Polyvinyl chloride is also subject to degradation by exposure to ultraviolet light. Articles formed from polyvinyl chloride compositions which are exposed to ultraviolet light, such as "vinyl" siding, and vinyl window and window frame components ("profiles") typically include an ultraviolet stabilizer. Among the most widely used ultraviolet stabilizers is titanium dioxide pigment. Filling a polyvinyl chloride composition with this pigment substantially reduces the effective depth of penetration of ultraviolet light into the surface of an article formed from such a composition. While rutile titanium dioxide is highly reflective at visible wavelenghts, it is also highly absorptive at ultraviolet wavelengths. However, although titanium dioxide is a highly effective ultraviolet light stabilizer for polyvinyl chloride compositions, it does have several serious drawbacks. An important disadvantage is the cost of titanium dioxide which has historically tended to be high compared with, for example, filler or extender pigments such as calcium carbonate, talc, and the like. Another significant disadvantage of using titanium dioxide as an ultraviolet stabilizer in unplasticized polyvinyl chloride compositions is that historically titanium dioxide has been periodically in short supply.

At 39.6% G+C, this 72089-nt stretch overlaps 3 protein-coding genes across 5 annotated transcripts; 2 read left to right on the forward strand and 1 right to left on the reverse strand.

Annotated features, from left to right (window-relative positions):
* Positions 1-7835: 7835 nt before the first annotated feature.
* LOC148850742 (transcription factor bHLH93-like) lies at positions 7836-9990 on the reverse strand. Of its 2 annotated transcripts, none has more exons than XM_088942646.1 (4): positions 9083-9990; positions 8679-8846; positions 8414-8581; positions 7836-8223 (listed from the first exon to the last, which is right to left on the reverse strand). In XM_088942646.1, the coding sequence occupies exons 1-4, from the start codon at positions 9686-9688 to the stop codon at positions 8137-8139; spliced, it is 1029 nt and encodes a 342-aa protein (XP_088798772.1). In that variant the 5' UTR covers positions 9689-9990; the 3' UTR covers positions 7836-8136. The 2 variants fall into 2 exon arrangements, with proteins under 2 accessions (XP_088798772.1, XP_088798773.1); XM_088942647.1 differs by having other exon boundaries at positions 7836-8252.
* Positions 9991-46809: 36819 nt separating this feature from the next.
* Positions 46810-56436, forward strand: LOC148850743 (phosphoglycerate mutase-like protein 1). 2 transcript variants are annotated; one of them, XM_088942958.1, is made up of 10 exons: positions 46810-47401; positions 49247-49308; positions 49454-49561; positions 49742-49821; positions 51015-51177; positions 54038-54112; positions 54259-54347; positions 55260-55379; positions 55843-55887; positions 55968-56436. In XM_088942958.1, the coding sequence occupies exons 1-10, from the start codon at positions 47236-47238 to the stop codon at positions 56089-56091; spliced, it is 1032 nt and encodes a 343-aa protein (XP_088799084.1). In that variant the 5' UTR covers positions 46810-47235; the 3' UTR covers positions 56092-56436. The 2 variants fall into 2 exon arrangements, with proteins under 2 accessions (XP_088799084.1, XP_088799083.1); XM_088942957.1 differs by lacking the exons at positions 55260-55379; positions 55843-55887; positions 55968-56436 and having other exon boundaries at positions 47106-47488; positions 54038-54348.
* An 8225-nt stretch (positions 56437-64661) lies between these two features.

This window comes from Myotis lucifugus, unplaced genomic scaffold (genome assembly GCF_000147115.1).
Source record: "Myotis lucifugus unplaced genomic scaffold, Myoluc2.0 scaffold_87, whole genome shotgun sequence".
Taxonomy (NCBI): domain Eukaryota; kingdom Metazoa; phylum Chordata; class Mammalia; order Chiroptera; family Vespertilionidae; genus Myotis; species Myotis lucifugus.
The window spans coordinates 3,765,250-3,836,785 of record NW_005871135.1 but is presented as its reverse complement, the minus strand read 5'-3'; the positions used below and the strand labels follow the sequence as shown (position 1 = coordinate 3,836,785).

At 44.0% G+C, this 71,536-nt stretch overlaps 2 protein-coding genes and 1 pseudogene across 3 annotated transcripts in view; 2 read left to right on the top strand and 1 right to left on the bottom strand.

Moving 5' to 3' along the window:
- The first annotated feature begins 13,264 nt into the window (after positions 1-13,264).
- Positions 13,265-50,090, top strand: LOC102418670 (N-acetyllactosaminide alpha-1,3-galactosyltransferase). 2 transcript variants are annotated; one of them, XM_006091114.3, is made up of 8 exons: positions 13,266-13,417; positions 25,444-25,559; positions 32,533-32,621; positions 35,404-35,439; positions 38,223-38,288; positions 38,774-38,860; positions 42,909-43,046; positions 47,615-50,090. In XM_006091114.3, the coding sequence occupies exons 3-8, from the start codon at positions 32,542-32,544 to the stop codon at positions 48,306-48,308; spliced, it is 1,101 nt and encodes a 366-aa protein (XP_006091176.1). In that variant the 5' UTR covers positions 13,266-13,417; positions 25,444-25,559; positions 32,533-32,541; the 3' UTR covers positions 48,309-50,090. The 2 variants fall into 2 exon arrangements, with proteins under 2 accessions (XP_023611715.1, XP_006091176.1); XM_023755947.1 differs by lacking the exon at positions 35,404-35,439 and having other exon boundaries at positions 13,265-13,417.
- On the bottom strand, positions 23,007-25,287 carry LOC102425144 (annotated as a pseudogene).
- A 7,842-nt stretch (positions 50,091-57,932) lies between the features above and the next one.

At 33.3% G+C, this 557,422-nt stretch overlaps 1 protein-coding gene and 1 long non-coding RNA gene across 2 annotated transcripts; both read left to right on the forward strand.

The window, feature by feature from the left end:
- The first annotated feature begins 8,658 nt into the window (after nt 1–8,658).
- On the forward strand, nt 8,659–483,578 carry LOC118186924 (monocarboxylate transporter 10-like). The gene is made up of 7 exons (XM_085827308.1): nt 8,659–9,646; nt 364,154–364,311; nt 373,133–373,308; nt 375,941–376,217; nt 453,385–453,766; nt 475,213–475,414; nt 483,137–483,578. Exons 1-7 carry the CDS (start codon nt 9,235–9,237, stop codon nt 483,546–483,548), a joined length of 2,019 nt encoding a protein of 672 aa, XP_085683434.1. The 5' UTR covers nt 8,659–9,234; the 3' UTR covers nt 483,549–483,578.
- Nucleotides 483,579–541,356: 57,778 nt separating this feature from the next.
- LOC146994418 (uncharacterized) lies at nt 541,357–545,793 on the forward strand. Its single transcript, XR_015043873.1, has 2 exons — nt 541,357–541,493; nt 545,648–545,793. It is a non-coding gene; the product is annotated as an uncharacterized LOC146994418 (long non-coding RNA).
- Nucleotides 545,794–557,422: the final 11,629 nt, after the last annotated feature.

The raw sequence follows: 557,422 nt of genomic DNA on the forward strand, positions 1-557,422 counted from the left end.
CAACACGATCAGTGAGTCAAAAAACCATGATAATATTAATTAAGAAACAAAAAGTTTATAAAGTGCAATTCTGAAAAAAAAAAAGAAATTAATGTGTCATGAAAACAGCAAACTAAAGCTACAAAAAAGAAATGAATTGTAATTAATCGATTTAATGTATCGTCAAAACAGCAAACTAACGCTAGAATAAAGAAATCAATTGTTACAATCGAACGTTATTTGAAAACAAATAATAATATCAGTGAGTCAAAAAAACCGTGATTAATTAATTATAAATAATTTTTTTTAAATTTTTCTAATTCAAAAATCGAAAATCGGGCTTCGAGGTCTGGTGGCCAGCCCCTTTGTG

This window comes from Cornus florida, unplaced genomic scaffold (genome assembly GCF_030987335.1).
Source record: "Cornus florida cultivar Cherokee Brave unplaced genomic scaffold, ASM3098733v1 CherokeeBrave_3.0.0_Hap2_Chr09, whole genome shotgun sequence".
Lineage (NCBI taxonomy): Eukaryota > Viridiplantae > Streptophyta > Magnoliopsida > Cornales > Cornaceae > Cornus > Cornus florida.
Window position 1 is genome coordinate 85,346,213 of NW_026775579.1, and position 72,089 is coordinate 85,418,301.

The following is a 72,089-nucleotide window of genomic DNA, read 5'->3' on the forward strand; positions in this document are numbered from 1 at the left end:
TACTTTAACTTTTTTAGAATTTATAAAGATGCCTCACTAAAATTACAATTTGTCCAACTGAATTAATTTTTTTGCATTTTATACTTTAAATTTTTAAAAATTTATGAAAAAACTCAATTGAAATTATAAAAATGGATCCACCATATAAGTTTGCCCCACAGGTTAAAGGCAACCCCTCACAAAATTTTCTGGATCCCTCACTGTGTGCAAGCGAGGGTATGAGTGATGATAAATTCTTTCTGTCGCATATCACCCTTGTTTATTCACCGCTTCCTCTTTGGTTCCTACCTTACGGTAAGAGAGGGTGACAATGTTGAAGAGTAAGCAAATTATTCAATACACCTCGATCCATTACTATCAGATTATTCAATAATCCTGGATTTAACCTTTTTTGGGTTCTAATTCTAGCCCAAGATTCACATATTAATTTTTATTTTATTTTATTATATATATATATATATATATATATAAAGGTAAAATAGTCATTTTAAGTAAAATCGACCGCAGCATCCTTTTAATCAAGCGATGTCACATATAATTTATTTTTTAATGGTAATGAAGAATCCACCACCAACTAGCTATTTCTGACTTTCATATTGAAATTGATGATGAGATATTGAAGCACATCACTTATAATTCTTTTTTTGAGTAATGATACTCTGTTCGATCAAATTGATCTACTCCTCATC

The relatively high cost of titanium dioxide is an especially significant disadvantage for the manufacture of articles for exterior use from unplasticized polyvinyl chloride compositions because such articles must often have substantially greater dimensions, for structural reasons, than the effective penetration depth of ultraviolet light in the articles. For example, profiles for constructing windows often have highly complex cross-sectional shapes, and multiple surfaces which are not exposed to ambient exterior light (and ultraviolet radiation) when the windows have been assembled and installed. Because the titanium dioxide is typically randomly distributed through the article, the bulk of the titanium dioxide is not located near the external surface, and thus plays no role in resisting ultraviolet degradation. Decreasing the level of titanium dioxide in the composition will tend to increase the effective penetration depth of ultraviolet light, and will consequently accelerate the degradation of the polyvinyl chloride and reduce the service life of the article.

It would be highly desirable to be able to reduce the level of titanium dioxide in such a composition without experiencing a concomitant increase in the rate of degradation and reduction in service life.

SUMMARY OF THE INVENTION